Moving to Asia. Adjusted earnings were up 21% and 23% on a constant currency basis. The positive year-over-year drivers were favorable volume growth as general account assets under management, excluding fair value adjustments, grew 9% as well as better investment margins and favorable equity markets. This was partially offset by less favorable underwriting.

Asia sales were down 16% on a constant currency basis. In Japan, sales were down 23%, primarily driven by foreign currency denominated annuity products. FX annuity products, which are primarily sold through bank channels had another challenging quarter, given the contraction of the bank market. In addition, our A&H sales in Japan were down 10% year-over-year, which is a function of changes in the tax laws associated with certain products. We expect Japan sales to remain soft through the first half of 2020 before recovering. Other Asia sales were down 3%, but up 5%, excluding the impact from our divested Hong Kong operations, driven by growth in Korea.

Latin America adjusted earnings were up 18% and 21% on a constant currency basis. The primary year-over-year drivers were higher investment margins, solid volume growth, better expense margins and the favorable impact from capital markets on our Chile Encaje. These were partially offset by the less favorable underwriting compared to 4Q '18.

Latin America adjusted PFOs were down 7% and 4% on a constant currency basis, primarily due to lower SPIA sales in Chile. Latin America sales were up 11% on a constant currency basis, driven by higher sales in Brazil and Mexico.

EMEA adjusted earnings were up 20% and 22% on a constant currency basis. The main drivers were lower taxes and volume growth. These were partially offset by less favorable underwriting margins. EMEA adjusted PFOs were up 5% on a constant currency basis, and sales were up 12% on a constant currency basis from growth across the region.

MetLife Holdings adjusted earnings were up 21% year-over-year, driven by the strength of the equity markets as well as favorable underwriting and investment margins. These were partially offset by less favorable expense margins, although primarily due to items that we do not expect to recur.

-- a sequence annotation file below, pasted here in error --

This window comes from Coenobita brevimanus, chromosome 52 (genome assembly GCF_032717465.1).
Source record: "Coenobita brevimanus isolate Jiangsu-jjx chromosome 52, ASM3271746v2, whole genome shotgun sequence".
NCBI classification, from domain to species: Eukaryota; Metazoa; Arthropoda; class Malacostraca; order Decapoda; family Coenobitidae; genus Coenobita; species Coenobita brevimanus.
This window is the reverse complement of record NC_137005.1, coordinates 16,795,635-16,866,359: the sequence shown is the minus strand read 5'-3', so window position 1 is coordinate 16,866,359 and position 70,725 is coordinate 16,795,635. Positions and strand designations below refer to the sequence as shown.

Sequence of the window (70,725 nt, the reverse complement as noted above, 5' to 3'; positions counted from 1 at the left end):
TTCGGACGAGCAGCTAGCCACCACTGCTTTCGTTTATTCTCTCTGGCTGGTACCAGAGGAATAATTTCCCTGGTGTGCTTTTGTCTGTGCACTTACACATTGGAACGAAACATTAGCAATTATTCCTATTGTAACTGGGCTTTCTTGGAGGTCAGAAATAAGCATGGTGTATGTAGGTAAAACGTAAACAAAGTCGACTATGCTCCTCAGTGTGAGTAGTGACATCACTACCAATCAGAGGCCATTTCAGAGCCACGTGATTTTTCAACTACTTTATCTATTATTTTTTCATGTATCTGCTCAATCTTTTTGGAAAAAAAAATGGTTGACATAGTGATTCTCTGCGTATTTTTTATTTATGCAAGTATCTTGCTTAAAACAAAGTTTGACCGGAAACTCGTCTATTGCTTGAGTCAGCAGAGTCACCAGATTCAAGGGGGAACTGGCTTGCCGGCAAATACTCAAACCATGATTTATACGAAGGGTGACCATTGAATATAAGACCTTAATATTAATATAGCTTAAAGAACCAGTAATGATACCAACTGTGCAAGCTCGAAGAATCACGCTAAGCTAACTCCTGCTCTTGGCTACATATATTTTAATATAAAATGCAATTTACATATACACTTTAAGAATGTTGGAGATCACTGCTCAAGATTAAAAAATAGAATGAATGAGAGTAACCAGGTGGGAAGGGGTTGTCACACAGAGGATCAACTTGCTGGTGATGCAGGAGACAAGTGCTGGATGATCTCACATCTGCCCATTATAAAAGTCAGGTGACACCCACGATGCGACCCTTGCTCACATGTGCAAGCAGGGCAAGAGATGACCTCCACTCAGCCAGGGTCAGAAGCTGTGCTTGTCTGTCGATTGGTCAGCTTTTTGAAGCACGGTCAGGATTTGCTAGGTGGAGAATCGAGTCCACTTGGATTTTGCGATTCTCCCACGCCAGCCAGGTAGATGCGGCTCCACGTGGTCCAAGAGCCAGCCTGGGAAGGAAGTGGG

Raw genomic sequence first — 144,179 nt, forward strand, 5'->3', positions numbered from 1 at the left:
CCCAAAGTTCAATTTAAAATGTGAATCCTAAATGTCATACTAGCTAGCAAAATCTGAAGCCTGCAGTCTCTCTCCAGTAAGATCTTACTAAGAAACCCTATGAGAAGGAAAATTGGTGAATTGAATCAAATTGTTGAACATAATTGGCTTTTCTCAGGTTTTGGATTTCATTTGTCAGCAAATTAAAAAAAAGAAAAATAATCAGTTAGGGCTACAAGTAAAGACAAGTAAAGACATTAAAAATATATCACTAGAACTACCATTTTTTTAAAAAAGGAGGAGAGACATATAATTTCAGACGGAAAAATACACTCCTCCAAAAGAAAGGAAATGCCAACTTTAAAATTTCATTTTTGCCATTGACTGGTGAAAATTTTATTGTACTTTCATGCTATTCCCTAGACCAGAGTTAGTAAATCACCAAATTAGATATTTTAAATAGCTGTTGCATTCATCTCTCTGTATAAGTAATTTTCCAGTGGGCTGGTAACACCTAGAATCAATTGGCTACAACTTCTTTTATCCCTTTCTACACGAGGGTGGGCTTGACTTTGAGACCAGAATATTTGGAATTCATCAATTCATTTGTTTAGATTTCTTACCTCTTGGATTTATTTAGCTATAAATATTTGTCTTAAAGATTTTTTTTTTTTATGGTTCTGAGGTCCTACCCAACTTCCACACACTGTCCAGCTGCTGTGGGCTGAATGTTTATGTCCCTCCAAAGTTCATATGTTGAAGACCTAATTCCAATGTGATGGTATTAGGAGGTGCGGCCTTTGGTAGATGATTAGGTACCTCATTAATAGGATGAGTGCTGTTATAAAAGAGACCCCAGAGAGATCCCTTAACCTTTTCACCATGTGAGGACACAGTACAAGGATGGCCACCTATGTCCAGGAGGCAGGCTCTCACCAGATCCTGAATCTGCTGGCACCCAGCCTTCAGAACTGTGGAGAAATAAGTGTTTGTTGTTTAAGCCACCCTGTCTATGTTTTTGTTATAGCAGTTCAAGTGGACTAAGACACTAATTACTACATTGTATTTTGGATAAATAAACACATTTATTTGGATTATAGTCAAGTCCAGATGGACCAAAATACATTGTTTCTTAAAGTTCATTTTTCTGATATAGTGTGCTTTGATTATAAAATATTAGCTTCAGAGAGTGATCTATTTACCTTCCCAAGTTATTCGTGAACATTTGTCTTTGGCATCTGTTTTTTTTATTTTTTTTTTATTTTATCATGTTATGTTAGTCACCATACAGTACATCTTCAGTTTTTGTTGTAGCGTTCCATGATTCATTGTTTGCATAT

With regard to underwriting, the life interest adjusted benefit ratio was 55.5%, in line with seasonal expectations and favorable to 58% in the prior year quarter. For the full year 2019, the life interest adjusted benefit ratio, excluding notable items, was 52.9%, comfortably within the target range.

Corporate & Other adjusted loss, excluding notable items, was $98 million. This result compared favorably to the prior year quarter, which had an adjusted loss of $132 million due to lower taxes and favorable investment margins. This was partially offset by less favorable expense margins.

For the full year 2019, Corporate & Other adjusted loss, excluding notable items, was $608 million, which was within our 2019 guidance range of an adjusted loss of $550 million to $750 million. Excluding the notable and other favorable tax items, the company's effective tax rate on adjusted earnings in the quarter was 18.5% and within our 2019 guidance of 18% to 20%. As a reminder, our 2020 effective tax rate guidance is expected to be within 20% to 22%.

Now let's turn to Page 7 to discuss variable investment income in more detail. This chart reflects our pretax variable investment income in 2019, including $327 million earned in the fourth quarter. This was another solid performance for variable investment income. Our private equity portfolio, which is accounted for on a 1 quarter lag, had another solid quarter; and the quarter also contained higher mortgage prepayments. For full year 2019, VII was $1.2 billion pretax and above our 2019 guidance range of $800 million to $1 billion. As a reminder, our 2020 VII target range remains $900 million to $1.1 billion.

With regards to recurring investment income, our new money rate was 3.45% versus a roll-off rate of 4.17% in the quarter. This compares to a new money rate of 4.24% and a roll-off rate of 4.4% in 4Q '18. Lower interest rates have pressured this relationship. As we have noted previously, we would not expect parity to occur until we have a sustained U.S. 10-year treasury yield of roughly 3% to 3.25%.

Turning to Page 8. This chart shows our direct expense ratio from 2015 through 2019. We have made consistent progress towards achieving our UCI target by 2020. 2019 marks another 30 basis point improvement versus 2018, and 170 basis point improvement overall from the baseline of 14.3% in 2015.

The 4Q '19 direct expense ratio, excluding notable items and PRTs, came in above trend at 13.7%. As we've indicated, our expenses tend to be seasonally higher in the fourth quarter due to higher enrollment and other costs incurred prior to receiving premiums in our group benefits business. In addition, the higher direct expense ratio reflects roughly 50 to 60 basis points of unfavorable items, primarily driven by higher employee benefit costs and higher corporate initiatives in the quarter.

Despite the higher 4Q expenses, we are quite pleased with the overall progress that we have made in driving down the company's direct expense ratio, as demonstrated by the improvement of our full year results. We are on track to deliver a direct expense ratio of approximately 12.3% for full year 2020, which equates to an incremental $100 million of profit margin improvement over our original commitment.